How Chinese tariff fears affected top US companies' hiring trends
Trade wars are underway across the globe, and although a new deal has been struck with the EU, the tariffs continue on Asian markets. But are US companies feeling the bite? We take a look at Thinknum's hiring data for some of America's biggest companies.
Many companies have announced unpopular moves to save costs in the wake of the controversial economic policies of Donald Trump. Most notably so far was motorcycle manufacturer Harley Davidson, who said they might have to move production of EU-bound motorcycles outside the US to avoid tariffs.
(A side note - the new deal announced by Donald Trump and Jean-Claude Juncker does not cover auto-parts, covering “zero subsidies on non-auto industrial goods”)
Looking at Harley Davidson's ($NYSE:HOG) job listings, it's clear to see a large jump in openings at the end of June — around the time the company announced potential plans to move some factories outside the US.
Walmart ($NYSE:WMT) is another company that stands to suffer from the trade tariffs. Currently the company isn't exactly leading the market in China, but in Guangdong province alone, the retailer has plans to open 40 new stores over five years. But the shelves of US Walmart stores tell an important story — up to 80% of Walmart's products come from China according to the Alliance for American Manufacturing.
Looking at the jobs being offered up by the chain retailer suggests plans for expansion, with listings up by 1,000 since March 2018. Perhaps the retailer intends to weather the coming storm.
Aviation giant Boeing ($NYSE:BA) is in direct competition with its European rival Airbus for upcoming contracts to replace most of China's aging airfleet. If Boeing win the contracts, China could be purchasing 3 in every 10 of Boeing's 737 aircraft, enough to support 150,000 american jobs. A trade war could make the contest for contracts decidedly one-sided, with airlines more than likely wanting a cheap bulk order.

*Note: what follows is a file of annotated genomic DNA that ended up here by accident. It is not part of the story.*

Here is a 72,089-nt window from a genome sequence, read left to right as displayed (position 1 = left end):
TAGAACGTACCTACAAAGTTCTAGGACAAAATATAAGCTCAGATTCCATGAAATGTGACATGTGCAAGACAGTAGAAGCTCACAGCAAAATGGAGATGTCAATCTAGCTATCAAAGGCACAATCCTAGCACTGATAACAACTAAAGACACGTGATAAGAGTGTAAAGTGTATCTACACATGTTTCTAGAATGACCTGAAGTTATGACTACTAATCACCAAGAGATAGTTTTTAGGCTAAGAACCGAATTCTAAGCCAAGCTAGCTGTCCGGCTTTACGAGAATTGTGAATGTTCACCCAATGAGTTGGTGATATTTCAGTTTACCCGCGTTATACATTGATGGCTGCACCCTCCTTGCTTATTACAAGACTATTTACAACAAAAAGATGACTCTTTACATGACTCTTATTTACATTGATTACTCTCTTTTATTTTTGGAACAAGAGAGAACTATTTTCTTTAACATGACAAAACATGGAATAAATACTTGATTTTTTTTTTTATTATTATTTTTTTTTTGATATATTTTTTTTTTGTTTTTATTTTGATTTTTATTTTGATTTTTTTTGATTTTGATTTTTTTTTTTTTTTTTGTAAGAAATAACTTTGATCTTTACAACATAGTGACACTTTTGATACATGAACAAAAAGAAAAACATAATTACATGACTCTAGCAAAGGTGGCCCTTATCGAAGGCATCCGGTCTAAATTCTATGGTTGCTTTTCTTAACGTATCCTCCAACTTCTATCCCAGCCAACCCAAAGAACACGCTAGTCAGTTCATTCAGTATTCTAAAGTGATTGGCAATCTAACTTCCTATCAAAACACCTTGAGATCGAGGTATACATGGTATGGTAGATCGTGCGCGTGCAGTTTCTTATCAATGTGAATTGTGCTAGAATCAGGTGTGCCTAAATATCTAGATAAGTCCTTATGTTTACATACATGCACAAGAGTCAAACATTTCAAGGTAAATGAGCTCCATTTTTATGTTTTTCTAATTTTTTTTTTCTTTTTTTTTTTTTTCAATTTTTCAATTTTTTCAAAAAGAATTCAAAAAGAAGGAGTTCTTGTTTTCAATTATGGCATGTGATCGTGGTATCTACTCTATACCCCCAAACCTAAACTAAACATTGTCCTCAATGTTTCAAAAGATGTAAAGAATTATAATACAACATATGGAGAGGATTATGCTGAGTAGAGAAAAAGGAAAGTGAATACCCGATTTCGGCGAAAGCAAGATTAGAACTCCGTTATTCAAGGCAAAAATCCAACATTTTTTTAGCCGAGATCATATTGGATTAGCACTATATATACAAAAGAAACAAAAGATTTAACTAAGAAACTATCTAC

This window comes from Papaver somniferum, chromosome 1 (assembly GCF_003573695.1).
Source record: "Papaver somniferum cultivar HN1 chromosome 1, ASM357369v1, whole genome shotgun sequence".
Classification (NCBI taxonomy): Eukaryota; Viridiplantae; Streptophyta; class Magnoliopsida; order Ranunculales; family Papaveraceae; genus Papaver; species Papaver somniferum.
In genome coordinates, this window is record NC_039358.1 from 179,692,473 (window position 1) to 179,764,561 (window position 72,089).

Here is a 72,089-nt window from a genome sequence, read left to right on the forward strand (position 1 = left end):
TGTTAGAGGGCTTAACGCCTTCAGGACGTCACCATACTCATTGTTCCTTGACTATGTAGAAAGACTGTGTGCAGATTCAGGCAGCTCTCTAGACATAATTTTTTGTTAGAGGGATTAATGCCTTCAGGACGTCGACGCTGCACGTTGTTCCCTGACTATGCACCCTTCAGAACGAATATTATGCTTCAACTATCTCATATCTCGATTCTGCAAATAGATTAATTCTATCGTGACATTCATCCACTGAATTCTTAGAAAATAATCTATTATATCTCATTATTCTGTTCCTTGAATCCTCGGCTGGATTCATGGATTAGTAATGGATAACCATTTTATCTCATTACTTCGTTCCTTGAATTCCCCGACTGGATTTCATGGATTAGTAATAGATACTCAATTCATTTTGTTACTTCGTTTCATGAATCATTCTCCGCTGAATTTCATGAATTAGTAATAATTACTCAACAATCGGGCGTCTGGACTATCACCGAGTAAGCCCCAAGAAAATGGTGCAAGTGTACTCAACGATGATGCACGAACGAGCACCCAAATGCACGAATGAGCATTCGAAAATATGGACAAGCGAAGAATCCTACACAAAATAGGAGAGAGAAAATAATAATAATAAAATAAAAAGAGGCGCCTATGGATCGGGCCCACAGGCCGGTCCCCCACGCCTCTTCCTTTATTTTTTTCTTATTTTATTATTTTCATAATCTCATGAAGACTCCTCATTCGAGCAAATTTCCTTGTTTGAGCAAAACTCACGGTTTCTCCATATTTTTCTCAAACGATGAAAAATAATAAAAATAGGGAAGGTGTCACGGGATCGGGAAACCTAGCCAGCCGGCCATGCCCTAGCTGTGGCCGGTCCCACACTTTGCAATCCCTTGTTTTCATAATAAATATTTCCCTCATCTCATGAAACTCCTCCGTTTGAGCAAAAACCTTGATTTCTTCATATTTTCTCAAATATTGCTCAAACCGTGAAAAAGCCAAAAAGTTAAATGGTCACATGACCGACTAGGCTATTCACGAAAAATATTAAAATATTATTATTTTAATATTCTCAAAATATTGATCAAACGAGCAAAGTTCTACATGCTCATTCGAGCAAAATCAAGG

Whilst Boeing is certainly not looking for an addition 150,000 staff just yet, its job listings are on the rise, suggesting the company is confident about avoiding the worst of the White House's tariffs. In fact, job listings have doubled since March and are almost four times that of October 2017.
Apple ($NASDAQ:AAPL) is currently the fifth best-selling smartphone retailer in the world, having been pushed out of the top spot by cheaper Chinese brands Huawei, Oppo, Vivo and Xiaomi. Despite this in 2016, the Greater China region made up over a quarter of Apple’s operating income. Thats a huge chunk of the tech giants income that could be on the line.
Looking at job openings at Apple, numbers of open positions have fallen in recent months, but the California-based company is still seeking an additional 4,500 new hires.